Skip to main content

Nine Lives

Nine Lives is not a feature length film. Instead, it’s a collection of short films pretending to be a feature length movie. Where a brilliant piece of work like Crash takes separate stories and separate lives and weaves them together into a single, complex tapestry of deep, emotional connection, Nine Lives takes separate stories and separate lives and tries to shoehorn them all together through the thinnest of lame, unrelated coincidences. Nine Lives does not work as a single, cohesive film, but looked at separately a few of the brief character shorts contained within it are occasionally good.

The film tells nine different stories of nine different women facing different challenges in their relationships and their lives. Though, since this is a film about and written from the perspective of the uber-woman, maybe those two things are one and the same. Women, much more than men, tend to define themselves by their relationships; or at least that’s the message Nine Lives feels like it’s delivering. Each of the nine separate stories told here examines a woman in some sort of crisis. One is the brief story of a woman in prison (without any of the fun of a good women in prison movie) and her struggle to stay in contact with her daughter. There’s a look at a young woman caring for an invalid father, another takes an obligatory look at a woman with breast cancer on her way to surgery, and so on. If you’ve ever watched the Lifetime channel, you’ve got a good feel for the sorts of brief, moment in the life of stories writer/director Rodrigo Garcia is telling here.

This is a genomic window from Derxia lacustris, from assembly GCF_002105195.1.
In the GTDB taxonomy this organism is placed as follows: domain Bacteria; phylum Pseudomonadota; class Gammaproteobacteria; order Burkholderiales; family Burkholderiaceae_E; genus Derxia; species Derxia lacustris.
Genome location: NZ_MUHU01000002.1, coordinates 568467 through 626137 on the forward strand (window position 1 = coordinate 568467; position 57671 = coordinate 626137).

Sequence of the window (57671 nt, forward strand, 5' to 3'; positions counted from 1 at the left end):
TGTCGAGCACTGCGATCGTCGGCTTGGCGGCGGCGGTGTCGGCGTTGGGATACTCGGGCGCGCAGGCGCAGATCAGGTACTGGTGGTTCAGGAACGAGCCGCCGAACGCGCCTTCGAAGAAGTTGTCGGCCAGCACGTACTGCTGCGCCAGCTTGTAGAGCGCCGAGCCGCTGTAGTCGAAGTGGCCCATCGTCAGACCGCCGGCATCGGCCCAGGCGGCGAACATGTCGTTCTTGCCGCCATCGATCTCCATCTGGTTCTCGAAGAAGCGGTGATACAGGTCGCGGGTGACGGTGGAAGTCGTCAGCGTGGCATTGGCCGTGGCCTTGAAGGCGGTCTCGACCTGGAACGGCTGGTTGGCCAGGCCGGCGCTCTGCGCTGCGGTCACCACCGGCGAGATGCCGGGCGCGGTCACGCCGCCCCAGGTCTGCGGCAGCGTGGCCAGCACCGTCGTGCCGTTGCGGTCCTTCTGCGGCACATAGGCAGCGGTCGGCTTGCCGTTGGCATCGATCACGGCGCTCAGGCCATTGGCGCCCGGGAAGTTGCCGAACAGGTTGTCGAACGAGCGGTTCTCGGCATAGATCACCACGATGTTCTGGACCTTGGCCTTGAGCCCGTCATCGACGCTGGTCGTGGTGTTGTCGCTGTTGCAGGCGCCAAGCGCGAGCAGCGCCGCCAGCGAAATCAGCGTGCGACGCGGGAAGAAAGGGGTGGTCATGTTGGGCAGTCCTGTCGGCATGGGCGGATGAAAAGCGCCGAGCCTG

Actually, the fact that this was written and directed by a man is a little weird. Rodrigo is no stranger to female-focused stories. After all he’s the guy behind the fantastic Angelina Jolie movie Gia. But he’s also the guy behind Body Shots, which ought to give you some idea of his normal mode of operation. Yes, he’s good at capturing things from a female perspective, but he also has a thing for gratuitous nudity and hot lesbian action. Normally, that’d be enough to make me a diehard fan, but his usual penchant for estrogen mixed with bared skin is missing in Nine Lives. He’s grown up and gone all Meredith Baxter-Birney. What a shame.

The short stories told in Nine Lives aren’t particularly impressive but some of the performances are, and that’s what sells it. There are exceptions, such as a really putrid turn by Epida Carillo as a laughably overwrought, imprisoned mother and an idiotic performance from the now sickeningly anorexic Robin Wright Penn sporting the world’s worst fake pregnant belly. But it’s offset by some really wonderful work from great talents like Glen Close, Jason Isaacs, Holly Hunter, and Joe Mantegna.

I think the real problem here is that this is a script more suited for stage than film. Much of it feels like a piece of solid community theater, and it doesn’t deserve the high-class treatment that’s been given it. A few great performances keep this series of forced vignettes from being a total throwaway, but a little dose of Rodrigo’s trademark lesbo-action might have done more to keep audiences awake. Though I guess the old girl-on-girl Rodrigo isn’t entirely gone. There is the title to consider. What has nine lives? A cat, and another word for a cat is…